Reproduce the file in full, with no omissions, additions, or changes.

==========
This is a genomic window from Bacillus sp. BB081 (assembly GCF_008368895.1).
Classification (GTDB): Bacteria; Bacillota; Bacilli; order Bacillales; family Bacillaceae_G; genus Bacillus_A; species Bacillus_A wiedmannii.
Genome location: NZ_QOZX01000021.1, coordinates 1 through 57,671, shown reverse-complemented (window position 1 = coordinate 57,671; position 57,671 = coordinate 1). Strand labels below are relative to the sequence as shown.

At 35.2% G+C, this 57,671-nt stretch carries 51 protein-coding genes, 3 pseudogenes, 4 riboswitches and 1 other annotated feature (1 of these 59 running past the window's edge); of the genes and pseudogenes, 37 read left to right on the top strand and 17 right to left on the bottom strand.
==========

This is a genomic window from Bacillus sp. BB081 (assembly GCF_008368895.1).
Classification (GTDB): Bacteria; Bacillota; Bacilli; order Bacillales; family Bacillaceae_G; genus Bacillus_A; species Bacillus_A wiedmannii.
Genome location: NZ_QOZX01000021.1, coordinates 1 through 57,671, shown reverse-complemented (window position 1 = coordinate 57,671; position 57,671 = coordinate 1). Strand labels below are relative to the sequence as shown.

At 35.2% G+C, this 57,671-nt stretch carries 51 protein-coding genes, 3 pseudogenes, 4 riboswitches and 1 other annotated feature (1 of these 59 running past the window's edge); of the genes and pseudogenes, 37 read left to right on the top strand and 17 right to left on the bottom strand.